Book Review: Tiger’s Eye by Inga Clendinnen

Tiger's Eye by Inga ClendinnenI’ve mentioned in other posts that I like reading book blurbs. Rightly or wrongly, I often judge a book by its back cover.  The blurb for Tiger’s Eye, actually an extract from a review in the Australian newspaper The Age, absolutely sold the book to me, while strangely revealing little about the book’s content:

“This is a rare book, and rare in its own time.  It is memoir, history, fiction, a documenting of filial gratitude and ingratitude, and a record of the cauldron experience of a near-fatal illness, all bundled, coherently – that’s the miracle – between covers.  And written with a white intensity that assaults the way a Southern Ocean breaker does: first, shock, then – exhilaration…

The paradox of this intensely personal, powerfully intelligent memoir is that it lets the reader through while leaving Clendinnen and the people she anatomises with their skins on and mystery intact…I am reminded of Sylvia Plath’s last poems, not because Clendinnen is derivative – she is indelibly herself – but because she, too, can extrude clarity out of chaos.”

I knew nothing about the writer and had never heard of the title, but standing dithering in the bookshop I decided that at only £1 it was worth a gamble, so I took it home.  Then I spent months not reading it and looking at its glossy black spine, questioning the impulse which had made me buy it – would I be wasting my precious reading time by even starting it?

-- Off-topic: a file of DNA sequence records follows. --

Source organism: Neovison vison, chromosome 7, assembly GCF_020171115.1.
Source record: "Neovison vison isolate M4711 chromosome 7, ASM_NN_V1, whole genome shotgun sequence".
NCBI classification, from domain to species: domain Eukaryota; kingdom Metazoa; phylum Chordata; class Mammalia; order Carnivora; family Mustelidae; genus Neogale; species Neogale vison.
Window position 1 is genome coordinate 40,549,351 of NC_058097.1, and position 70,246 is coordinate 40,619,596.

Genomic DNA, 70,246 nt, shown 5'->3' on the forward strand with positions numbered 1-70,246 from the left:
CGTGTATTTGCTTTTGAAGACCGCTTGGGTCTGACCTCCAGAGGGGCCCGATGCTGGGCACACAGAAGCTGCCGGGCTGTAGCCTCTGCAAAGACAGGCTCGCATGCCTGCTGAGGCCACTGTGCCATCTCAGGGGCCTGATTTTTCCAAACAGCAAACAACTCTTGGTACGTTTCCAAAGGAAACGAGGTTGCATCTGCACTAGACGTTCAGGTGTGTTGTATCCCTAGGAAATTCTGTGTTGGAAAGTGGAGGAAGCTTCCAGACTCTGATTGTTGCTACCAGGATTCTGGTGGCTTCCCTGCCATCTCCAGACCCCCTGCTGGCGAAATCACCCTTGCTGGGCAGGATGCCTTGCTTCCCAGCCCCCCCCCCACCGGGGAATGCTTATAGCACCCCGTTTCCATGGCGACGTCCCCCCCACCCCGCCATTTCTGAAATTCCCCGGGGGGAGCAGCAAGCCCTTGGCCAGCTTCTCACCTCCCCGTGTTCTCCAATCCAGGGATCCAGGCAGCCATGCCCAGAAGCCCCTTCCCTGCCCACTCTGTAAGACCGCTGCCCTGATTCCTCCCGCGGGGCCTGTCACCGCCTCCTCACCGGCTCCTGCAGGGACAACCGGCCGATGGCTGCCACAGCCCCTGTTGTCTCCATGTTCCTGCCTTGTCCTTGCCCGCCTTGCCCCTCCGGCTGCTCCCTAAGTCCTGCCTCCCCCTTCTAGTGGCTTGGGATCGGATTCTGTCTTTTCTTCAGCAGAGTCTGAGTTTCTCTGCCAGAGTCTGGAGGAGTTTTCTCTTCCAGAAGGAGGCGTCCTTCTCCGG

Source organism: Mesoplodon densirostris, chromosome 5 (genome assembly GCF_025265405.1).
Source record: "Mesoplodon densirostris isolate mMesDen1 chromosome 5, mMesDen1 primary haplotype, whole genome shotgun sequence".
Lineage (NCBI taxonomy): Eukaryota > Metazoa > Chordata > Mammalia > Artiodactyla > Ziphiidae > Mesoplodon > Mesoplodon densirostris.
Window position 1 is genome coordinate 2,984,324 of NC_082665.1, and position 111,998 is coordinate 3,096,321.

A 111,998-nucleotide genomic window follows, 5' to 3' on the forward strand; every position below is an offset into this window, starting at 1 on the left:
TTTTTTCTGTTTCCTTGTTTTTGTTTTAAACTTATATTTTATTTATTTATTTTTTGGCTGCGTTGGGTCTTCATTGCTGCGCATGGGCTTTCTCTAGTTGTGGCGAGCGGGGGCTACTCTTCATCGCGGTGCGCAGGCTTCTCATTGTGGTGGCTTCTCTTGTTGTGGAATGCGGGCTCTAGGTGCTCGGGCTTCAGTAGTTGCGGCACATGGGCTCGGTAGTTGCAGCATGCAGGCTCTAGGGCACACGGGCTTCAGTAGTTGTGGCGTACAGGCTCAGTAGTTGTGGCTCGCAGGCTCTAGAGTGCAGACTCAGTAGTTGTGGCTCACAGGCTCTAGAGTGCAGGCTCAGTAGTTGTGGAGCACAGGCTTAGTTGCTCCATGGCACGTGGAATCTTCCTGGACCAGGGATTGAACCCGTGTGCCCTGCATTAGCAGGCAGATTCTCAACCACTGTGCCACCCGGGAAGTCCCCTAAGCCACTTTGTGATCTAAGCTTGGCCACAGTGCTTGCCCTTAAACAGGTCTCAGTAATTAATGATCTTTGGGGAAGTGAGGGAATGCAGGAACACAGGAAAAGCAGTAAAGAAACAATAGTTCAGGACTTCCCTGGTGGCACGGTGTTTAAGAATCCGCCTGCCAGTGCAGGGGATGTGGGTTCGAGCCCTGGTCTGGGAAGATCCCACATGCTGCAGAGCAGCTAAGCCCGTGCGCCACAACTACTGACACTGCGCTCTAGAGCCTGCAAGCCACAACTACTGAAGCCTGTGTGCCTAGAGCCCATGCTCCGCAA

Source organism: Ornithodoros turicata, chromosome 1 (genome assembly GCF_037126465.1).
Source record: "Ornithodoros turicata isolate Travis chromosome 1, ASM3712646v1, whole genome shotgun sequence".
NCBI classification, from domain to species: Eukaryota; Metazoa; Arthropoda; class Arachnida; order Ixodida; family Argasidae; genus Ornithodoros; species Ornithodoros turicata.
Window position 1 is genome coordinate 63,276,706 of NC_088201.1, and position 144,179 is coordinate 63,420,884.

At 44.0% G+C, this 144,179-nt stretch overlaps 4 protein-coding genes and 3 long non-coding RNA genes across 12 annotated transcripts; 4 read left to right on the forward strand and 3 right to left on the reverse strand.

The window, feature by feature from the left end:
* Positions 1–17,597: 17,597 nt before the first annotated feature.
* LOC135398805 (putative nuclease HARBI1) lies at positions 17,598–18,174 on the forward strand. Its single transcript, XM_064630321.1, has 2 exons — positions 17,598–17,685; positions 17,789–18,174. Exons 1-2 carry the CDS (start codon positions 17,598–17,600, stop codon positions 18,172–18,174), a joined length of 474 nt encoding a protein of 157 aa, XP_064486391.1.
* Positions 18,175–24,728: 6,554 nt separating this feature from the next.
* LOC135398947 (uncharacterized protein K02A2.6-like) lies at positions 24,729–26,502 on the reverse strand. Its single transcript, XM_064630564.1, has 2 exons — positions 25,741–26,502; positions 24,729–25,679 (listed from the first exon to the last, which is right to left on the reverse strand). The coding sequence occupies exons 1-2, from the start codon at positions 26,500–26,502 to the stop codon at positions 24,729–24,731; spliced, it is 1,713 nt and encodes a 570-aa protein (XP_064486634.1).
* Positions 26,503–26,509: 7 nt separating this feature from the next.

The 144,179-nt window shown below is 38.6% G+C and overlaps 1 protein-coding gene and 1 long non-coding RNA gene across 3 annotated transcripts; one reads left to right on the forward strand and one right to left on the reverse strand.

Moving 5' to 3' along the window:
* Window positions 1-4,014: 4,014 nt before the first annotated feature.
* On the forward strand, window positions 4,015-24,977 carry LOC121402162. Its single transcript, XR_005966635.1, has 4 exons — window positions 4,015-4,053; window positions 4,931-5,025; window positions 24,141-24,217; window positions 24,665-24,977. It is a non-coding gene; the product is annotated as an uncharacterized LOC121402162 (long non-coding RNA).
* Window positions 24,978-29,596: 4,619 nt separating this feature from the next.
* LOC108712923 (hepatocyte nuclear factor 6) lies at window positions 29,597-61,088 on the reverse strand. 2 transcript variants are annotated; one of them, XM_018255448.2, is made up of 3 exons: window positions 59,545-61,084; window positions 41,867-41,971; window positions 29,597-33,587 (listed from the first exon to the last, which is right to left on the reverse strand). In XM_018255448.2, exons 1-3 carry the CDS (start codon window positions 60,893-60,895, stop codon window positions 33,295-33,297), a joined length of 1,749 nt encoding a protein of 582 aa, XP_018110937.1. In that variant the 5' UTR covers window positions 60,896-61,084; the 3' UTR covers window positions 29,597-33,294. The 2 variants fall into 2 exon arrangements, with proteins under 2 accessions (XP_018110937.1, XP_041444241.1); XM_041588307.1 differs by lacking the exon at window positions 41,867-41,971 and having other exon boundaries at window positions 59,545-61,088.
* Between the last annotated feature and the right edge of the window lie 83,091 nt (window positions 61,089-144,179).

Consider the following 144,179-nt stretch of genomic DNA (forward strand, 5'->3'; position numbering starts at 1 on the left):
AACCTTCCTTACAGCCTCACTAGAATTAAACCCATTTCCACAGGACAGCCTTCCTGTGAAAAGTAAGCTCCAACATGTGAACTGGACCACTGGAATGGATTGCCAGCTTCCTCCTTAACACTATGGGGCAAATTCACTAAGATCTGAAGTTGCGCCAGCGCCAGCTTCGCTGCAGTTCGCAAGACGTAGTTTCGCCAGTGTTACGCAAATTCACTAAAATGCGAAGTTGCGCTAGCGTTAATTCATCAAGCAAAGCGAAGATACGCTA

But when I finally read it, I loved it.  Absolutely loved it.

More

Advertisements

Review: Hard-boiled Wonderland and the End of the World by Haruki Murakami

 

            “To tell the truth, I do not know this thing called ‘mind’, what it does or how to use it.  It is only a word I have heard.”

“The mind is nothing you use,” I say.  “The mind is just there.  It is like the wind.  You simply feel its movements.”

Murakami’s surreal imaginings deservedly earn him an international following.  He possesses the skill of making even his most fantastical ideas seem familiar: in Hard-boiled Wonderland we delve into an underground tunnel hidden in an office-block closet and discover mythical golden beasts, yet we don’t even flinch.

More